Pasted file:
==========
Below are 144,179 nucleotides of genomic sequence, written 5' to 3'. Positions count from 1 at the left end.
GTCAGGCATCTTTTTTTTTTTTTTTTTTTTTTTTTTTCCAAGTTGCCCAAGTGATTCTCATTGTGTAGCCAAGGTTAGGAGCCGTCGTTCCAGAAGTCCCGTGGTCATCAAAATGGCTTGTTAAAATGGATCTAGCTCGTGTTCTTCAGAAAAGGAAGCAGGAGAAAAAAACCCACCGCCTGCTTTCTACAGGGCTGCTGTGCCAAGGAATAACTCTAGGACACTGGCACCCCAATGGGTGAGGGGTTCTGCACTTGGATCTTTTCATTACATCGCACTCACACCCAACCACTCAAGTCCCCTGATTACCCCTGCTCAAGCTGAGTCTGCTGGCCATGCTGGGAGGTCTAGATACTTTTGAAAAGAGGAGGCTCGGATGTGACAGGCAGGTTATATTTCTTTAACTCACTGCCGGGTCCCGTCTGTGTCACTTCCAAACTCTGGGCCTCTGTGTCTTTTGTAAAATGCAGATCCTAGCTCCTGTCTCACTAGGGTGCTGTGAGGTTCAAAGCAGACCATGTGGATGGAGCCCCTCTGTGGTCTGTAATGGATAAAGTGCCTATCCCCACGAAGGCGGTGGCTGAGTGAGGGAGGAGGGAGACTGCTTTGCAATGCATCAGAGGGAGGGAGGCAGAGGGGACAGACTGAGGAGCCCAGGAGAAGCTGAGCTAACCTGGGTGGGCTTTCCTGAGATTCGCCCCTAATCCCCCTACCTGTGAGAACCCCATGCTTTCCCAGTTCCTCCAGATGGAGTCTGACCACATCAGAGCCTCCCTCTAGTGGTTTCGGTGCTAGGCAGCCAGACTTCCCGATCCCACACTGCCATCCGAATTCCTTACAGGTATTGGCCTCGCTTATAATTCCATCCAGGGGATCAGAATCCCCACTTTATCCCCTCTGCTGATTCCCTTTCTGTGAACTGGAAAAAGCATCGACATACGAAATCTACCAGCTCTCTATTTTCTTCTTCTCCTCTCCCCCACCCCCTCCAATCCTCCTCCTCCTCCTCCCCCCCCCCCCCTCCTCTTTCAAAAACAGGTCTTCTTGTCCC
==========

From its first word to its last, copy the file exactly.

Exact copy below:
Below are 144,179 nucleotides of genomic sequence, written 5' to 3'. Positions count from 1 at the left end.
GTCAGGCATCTTTTTTTTTTTTTTTTTTTTTTTTTTTCCAAGTTGCCCAAGTGATTCTCATTGTGTAGCCAAGGTTAGGAGCCGTCGTTCCAGAAGTCCCGTGGTCATCAAAATGGCTTGTTAAAATGGATCTAGCTCGTGTTCTTCAGAAAAGGAAGCAGGAGAAAAAAACCCACCGCCTGCTTTCTACAGGGCTGCTGTGCCAAGGAATAACTCTAGGACACTGGCACCCCAATGGGTGAGGGGTTCTGCACTTGGATCTTTTCATTACATCGCACTCACACCCAACCACTCAAGTCCCCTGATTACCCCTGCTCAAGCTGAGTCTGCTGGCCATGCTGGGAGGTCTAGATACTTTTGAAAAGAGGAGGCTCGGATGTGACAGGCAGGTTATATTTCTTTAACTCACTGCCGGGTCCCGTCTGTGTCACTTCCAAACTCTGGGCCTCTGTGTCTTTTGTAAAATGCAGATCCTAGCTCCTGTCTCACTAGGGTGCTGTGAGGTTCAAAGCAGACCATGTGGATGGAGCCCCTCTGTGGTCTGTAATGGATAAAGTGCCTATCCCCACGAAGGCGGTGGCTGAGTGAGGGAGGAGGGAGACTGCTTTGCAATGCATCAGAGGGAGGGAGGCAGAGGGGACAGACTGAGGAGCCCAGGAGAAGCTGAGCTAACCTGGGTGGGCTTTCCTGAGATTCGCCCCTAATCCCCCTACCTGTGAGAACCCCATGCTTTCCCAGTTCCTCCAGATGGAGTCTGACCACATCAGAGCCTCCCTCTAGTGGTTTCGGTGCTAGGCAGCCAGACTTCCCGATCCCACACTGCCATCCGAATTCCTTACAGGTATTGGCCTCGCTTATAATTCCATCCAGGGGATCAGAATCCCCACTTTATCCCCTCTGCTGATTCCCTTTCTGTGAACTGGAAAAAGCATCGACATACGAAATCTACCAGCTCTCTATTTTCTTCTTCTCCTCTCCCCCACCCCCTCCAATCCTCCTCCTCCTCCTCCCCCCCCCCCCCTCCTCTTTCAAAAACAGGTCTTCTTGTCCC